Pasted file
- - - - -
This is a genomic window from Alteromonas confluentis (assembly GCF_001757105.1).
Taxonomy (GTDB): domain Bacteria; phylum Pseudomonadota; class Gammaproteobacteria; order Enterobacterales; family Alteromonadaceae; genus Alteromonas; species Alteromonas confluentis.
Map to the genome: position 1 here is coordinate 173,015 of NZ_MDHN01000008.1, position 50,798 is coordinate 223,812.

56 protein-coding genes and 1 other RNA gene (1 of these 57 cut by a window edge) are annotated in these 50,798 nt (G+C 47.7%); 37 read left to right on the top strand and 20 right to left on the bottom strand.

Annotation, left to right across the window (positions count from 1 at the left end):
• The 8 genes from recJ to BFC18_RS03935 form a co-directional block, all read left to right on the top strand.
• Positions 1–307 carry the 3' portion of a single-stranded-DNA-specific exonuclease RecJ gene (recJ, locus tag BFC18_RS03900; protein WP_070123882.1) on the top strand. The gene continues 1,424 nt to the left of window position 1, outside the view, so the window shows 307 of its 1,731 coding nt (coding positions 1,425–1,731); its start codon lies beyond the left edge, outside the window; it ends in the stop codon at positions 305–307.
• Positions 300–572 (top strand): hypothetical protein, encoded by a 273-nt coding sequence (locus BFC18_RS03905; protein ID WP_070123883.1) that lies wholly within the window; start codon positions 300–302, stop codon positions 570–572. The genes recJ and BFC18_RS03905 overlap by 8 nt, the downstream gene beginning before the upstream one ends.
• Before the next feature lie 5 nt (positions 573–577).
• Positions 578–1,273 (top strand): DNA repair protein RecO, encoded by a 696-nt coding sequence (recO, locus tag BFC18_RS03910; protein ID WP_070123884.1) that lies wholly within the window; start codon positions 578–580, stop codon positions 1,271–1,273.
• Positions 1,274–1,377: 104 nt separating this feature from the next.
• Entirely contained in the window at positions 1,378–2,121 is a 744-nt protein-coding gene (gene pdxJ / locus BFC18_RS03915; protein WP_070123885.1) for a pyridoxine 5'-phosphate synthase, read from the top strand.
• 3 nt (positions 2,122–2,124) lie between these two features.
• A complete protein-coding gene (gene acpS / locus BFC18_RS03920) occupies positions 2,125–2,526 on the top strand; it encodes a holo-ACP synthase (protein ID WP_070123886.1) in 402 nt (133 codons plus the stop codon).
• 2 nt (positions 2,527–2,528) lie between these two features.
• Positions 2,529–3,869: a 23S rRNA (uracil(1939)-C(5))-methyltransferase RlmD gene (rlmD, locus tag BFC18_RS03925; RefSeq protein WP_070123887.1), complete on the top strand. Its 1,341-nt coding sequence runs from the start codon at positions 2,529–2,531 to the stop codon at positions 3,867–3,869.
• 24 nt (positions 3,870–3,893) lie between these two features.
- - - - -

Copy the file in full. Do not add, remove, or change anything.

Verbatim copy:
This is a genomic window from Alteromonas confluentis (assembly GCF_001757105.1).
Taxonomy (GTDB): domain Bacteria; phylum Pseudomonadota; class Gammaproteobacteria; order Enterobacterales; family Alteromonadaceae; genus Alteromonas; species Alteromonas confluentis.
Map to the genome: position 1 here is coordinate 173,015 of NZ_MDHN01000008.1, position 50,798 is coordinate 223,812.

56 protein-coding genes and 1 other RNA gene (1 of these 57 cut by a window edge) are annotated in these 50,798 nt (G+C 47.7%); 37 read left to right on the top strand and 20 right to left on the bottom strand.

Annotation, left to right across the window (positions count from 1 at the left end):
• The 8 genes from recJ to BFC18_RS03935 form a co-directional block, all read left to right on the top strand.
• Positions 1–307 carry the 3' portion of a single-stranded-DNA-specific exonuclease RecJ gene (recJ, locus tag BFC18_RS03900; protein WP_070123882.1) on the top strand. The gene continues 1,424 nt to the left of window position 1, outside the view, so the window shows 307 of its 1,731 coding nt (coding positions 1,425–1,731); its start codon lies beyond the left edge, outside the window; it ends in the stop codon at positions 305–307.
• Positions 300–572 (top strand): hypothetical protein, encoded by a 273-nt coding sequence (locus BFC18_RS03905; protein ID WP_070123883.1) that lies wholly within the window; start codon positions 300–302, stop codon positions 570–572. The genes recJ and BFC18_RS03905 overlap by 8 nt, the downstream gene beginning before the upstream one ends.
• Before the next feature lie 5 nt (positions 573–577).
• Positions 578–1,273 (top strand): DNA repair protein RecO, encoded by a 696-nt coding sequence (recO, locus tag BFC18_RS03910; protein ID WP_070123884.1) that lies wholly within the window; start codon positions 578–580, stop codon positions 1,271–1,273.
• Positions 1,274–1,377: 104 nt separating this feature from the next.
• Entirely contained in the window at positions 1,378–2,121 is a 744-nt protein-coding gene (gene pdxJ / locus BFC18_RS03915; protein WP_070123885.1) for a pyridoxine 5'-phosphate synthase, read from the top strand.
• 3 nt (positions 2,122–2,124) lie between these two features.
• A complete protein-coding gene (gene acpS / locus BFC18_RS03920) occupies positions 2,125–2,526 on the top strand; it encodes a holo-ACP synthase (protein ID WP_070123886.1) in 402 nt (133 codons plus the stop codon).
• 2 nt (positions 2,527–2,528) lie between these two features.
• Positions 2,529–3,869: a 23S rRNA (uracil(1939)-C(5))-methyltransferase RlmD gene (rlmD, locus tag BFC18_RS03925; RefSeq protein WP_070123887.1), complete on the top strand. Its 1,341-nt coding sequence runs from the start codon at positions 2,529–2,531 to the stop codon at positions 3,867–3,869.
• 24 nt (positions 3,870–3,893) lie between these two features.